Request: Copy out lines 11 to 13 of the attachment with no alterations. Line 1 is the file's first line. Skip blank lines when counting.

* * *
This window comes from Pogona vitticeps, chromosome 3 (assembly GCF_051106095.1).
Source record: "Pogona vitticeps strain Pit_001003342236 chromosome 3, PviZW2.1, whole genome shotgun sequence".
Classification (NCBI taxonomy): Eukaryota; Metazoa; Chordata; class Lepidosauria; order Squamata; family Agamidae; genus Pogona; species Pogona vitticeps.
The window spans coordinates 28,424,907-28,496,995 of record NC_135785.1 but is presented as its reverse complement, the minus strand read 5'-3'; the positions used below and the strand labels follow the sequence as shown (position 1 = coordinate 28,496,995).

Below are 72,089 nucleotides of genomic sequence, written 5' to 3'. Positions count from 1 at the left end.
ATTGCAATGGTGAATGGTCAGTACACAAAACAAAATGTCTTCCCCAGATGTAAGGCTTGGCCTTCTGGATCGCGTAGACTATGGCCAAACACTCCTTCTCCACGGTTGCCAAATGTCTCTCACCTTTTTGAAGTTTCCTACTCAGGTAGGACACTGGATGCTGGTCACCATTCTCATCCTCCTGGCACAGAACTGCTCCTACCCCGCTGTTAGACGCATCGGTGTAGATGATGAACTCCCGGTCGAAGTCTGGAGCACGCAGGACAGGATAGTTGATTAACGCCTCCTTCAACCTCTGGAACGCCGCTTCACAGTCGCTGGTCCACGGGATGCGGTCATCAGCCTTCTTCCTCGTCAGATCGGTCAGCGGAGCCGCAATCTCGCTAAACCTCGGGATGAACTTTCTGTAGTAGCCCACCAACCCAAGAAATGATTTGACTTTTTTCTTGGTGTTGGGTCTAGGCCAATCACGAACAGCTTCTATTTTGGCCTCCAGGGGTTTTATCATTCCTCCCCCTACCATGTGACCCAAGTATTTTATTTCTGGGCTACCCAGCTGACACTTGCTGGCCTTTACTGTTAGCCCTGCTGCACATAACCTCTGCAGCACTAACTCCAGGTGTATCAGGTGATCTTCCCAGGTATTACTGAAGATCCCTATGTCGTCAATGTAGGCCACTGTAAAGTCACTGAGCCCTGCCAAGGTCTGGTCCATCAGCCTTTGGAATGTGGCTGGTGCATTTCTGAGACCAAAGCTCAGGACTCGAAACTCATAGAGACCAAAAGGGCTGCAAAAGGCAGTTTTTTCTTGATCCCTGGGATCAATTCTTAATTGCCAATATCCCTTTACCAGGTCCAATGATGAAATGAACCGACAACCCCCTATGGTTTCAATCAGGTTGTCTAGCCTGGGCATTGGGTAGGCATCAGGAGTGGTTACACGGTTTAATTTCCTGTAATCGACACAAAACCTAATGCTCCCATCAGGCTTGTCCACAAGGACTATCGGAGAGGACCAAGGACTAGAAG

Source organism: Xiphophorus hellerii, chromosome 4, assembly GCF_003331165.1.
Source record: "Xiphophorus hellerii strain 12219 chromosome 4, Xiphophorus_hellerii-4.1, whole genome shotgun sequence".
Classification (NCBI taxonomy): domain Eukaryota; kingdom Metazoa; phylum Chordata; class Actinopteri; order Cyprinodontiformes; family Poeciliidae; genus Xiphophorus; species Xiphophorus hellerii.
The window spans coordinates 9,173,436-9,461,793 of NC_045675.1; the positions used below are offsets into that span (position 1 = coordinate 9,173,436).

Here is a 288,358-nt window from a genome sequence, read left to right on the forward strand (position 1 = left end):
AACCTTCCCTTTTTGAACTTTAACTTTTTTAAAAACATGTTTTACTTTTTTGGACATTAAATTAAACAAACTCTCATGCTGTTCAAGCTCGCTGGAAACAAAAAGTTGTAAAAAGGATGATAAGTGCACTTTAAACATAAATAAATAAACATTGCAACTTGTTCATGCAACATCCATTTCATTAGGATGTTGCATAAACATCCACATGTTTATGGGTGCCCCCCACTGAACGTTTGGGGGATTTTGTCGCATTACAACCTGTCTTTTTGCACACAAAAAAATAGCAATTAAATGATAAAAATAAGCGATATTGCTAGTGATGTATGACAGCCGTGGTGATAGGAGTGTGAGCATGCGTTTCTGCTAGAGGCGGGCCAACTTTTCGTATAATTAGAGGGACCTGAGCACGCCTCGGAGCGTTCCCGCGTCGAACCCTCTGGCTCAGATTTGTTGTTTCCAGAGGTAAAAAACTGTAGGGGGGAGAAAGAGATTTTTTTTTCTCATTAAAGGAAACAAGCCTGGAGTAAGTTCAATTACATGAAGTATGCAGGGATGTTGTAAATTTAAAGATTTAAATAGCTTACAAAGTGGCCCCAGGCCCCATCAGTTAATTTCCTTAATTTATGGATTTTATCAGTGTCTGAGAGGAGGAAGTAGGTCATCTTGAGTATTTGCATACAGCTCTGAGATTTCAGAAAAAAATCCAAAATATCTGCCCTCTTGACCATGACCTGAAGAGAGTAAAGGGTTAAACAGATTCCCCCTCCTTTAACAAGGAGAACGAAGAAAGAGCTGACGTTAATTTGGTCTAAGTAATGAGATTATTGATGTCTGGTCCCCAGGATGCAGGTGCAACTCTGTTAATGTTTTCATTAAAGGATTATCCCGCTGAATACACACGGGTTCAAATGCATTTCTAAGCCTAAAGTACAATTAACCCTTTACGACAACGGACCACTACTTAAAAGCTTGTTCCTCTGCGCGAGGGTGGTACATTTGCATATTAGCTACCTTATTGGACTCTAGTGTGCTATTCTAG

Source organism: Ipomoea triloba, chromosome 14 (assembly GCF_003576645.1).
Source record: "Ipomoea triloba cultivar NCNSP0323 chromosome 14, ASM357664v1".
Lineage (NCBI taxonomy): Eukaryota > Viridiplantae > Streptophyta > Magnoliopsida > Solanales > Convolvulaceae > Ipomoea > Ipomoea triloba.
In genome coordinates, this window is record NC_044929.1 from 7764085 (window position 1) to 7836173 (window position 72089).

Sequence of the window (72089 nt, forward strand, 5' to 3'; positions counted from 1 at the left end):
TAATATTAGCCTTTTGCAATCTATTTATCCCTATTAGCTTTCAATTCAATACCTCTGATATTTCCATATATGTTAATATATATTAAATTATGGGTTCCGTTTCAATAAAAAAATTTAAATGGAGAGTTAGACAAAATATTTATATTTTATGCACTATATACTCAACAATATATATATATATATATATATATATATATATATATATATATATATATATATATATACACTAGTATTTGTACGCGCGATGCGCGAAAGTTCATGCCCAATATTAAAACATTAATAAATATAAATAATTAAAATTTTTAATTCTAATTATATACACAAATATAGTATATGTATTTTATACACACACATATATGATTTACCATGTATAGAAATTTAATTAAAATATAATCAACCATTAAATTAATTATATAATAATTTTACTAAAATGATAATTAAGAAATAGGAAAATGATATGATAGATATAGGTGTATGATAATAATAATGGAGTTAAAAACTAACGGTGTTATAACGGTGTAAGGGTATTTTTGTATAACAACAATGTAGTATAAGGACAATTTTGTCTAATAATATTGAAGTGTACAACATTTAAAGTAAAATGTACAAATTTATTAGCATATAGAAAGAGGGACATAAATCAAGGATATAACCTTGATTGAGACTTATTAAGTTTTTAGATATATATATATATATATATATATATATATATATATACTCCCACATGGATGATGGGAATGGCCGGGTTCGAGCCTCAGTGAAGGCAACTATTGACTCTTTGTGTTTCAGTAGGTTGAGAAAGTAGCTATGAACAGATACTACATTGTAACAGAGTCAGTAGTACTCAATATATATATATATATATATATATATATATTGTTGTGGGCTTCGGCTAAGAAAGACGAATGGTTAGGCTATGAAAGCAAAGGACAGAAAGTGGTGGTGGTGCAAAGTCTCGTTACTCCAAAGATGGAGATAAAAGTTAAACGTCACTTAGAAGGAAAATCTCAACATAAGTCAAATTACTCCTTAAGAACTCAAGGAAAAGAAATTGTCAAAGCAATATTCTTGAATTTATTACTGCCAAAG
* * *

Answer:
Here is a 288,358-nt window from a genome sequence, read left to right on the forward strand (position 1 = left end):
AACCTTCCCTTTTTGAACTTTAACTTTTTTAAAAACATGTTTTACTTTTTTGGACATTAAATTAAACAAACTCTCATGCTGTTCAAGCTCGCTGGAAACAAAAAGTTGTAAAAAGGATGATAAGTGCACTTTAAACATAAATAAATAAACATTGCAACTTGTTCATGCAACATCCATTTCATTAGGATGTTGCATAAACATCCACATGTTTATGGGTGCCCCCCACTGAACGTTTGGGGGATTTTGTCGCATTACAACCTGTCTTTTTGCACACAAAAAAATAGCAATTAAATGATAAAAATAAGCGATATTGCTAGTGATGTATGACAGCCGTGGTGATAGGAGTGTGAGCATGCGTTTCTGCTAGAGGCGGGCCAACTTTTCGTATAATTAGAGGGACCTGAGCACGCCTCGGAGCGTTCCCGCGTCGAACCCTCTGGCTCAGATTTGTTGTTTCCAGAGGTAAAAAACTGTAGGGGGGAGAAAGAGATTTTTTTTTCTCATTAAAGGAAACAAGCCTGGAGTAAGTTCAATTACATGAAGTATGCAGGGATGTTGTAAATTTAAAGATTTAAATAGCTTACAAAGTGGCCCCAGGCCCCATCAGTTAATTTCCTTAATTTATGGATTTTATCAGTGTCTGAGAGGAGGAAGTAGGTCATCTTGAGTATTTGCATACAGCTCTGAGATTTCAGAAAAAAATCCAAAATATCTGCCCTCTTGACCATGACCTGAAGAGAGTAAAGGGTTAAACAGATTCCCCCTCCTTTAACAAGGAGAACGAAGAAAGAGCTGACGTTAATTTGGTCTAAGTAATGAGATTATTGATGTCTGGTCCCCAGGATGCAGGTGCAACTCTGTTAATGTTTTCATTAAAGGATTATCCCGCTGAATACACACGGGTTCAAATGCATTTCTAAGCCTAAAGTACAATTAACCCTTTACGACAACGGACCACTACTTAAAAGCTTGTTCCTCTGCGCGAGGGTGGTACATTTGCATATTAGCTACCTTATTGGACTCTAGTGTGCTATTCTAG

Source organism: Ipomoea triloba, chromosome 14 (assembly GCF_003576645.1).